Stress at work is no secret.
The majority of Americans feel stressed at work, whether it’s by bringing outside noise into the office or dealing with a coworker who gets under their skin. If you’re struggling through a stressful workday — either at the office or remotely — it goes without saying that there may be a remedy for helping you feel more at ease to power you through the workday: through rest and relaxation.
Researchers from psychologists in Germany found that a 10-minute massage or just ten minutes of rest can boost mental and physical relaxation. The study, published in the journal Scientific Reports, was conducted by researchers at the University of Konstanz where they investigated whether massages are able to boost physiological and psychological states of relaxation, also known as the parasympathetic nervous system (PNS), something that is often under duress during the workday.
“To get a better handle on the negative effects of stress, we need to understand its opposite – relaxation,” Jens Pruessner, head of the Neuropsychology lab and Professor at the Cluster of Excellence at the University of Konstanz, said in a press release. “Relaxation therapies show great promise as a holistic way to treat stress, but more systematic scientific appraisal of these methods is needed.”
Touted as the first standardized approach for tackling mental and physical relaxation through tactile stimulation, researchers had participants take part in two different ten-minute massages. The first was a head-and-neck massage that targeted the PNS. The second area of focus was the neck and shoulders, which was targeted to see whether the soft stroking movement could stimulate relaxation strictly through touch.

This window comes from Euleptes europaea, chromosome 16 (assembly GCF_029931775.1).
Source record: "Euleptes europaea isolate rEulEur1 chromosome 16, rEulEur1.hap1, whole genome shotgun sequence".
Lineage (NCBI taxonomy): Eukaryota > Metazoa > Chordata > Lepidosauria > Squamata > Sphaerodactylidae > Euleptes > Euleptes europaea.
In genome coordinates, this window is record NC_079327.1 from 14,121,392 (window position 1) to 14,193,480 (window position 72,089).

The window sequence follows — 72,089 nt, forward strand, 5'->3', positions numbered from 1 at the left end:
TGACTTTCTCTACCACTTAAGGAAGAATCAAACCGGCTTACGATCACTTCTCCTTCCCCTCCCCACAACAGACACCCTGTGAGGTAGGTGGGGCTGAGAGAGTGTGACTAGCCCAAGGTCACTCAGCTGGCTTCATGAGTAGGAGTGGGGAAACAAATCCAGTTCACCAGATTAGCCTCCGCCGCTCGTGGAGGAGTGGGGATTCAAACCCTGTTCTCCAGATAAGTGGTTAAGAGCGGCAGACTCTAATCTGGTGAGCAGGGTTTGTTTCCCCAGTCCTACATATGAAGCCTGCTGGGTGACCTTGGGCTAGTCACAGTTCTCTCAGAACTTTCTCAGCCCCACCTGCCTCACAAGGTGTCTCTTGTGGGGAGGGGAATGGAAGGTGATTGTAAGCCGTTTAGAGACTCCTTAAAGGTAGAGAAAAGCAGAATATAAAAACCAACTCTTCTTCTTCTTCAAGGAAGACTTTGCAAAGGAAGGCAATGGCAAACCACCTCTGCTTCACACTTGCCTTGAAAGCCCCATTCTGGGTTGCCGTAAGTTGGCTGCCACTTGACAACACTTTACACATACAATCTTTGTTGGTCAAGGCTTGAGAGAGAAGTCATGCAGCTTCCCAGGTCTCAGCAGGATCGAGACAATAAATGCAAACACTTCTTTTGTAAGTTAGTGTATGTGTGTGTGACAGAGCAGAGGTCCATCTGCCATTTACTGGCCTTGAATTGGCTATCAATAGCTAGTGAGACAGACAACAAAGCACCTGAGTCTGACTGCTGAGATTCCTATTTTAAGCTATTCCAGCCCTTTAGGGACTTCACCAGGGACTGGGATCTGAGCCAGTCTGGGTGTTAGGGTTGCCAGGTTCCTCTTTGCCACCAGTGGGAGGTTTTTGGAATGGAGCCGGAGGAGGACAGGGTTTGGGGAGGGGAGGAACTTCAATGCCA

Additionally, a control group received no tactile stimulation and were examined to see how rest plays a role. Participants were also asked to complete a “Social Touch Questionnaire,” which was used to assess how they felt about touch on a points scale.
Using heart-rate monitors, researchers determined that 10 minutes of rest or massage reduced stress both psychologically and physiologically. Participants from all groups said they felt more relaxed and less stressed compared to before the exercise.
“We are very encouraged by the findings that short periods of dis-engagement are enough to relax not just the mind but also the body,” said Maria Meier, a doctoral student and first author on the study. “You don’t need a professional treatment in order to relax. Having somebody gently stroke your shoulders, or even just resting your head on the table for ten minutes, is an effective way to boost your body’s physiological engine of relaxation.”
Ten minutes of relaxation during a workday isn’t a whole lot of time and can easily be incorperated into your routine. While there was a time where in-office massages were a thing, it seems the COVID-19 pandemic has at least paused that employee perk. But at home, a quick breathing exercise or rest can do the trick to help stress.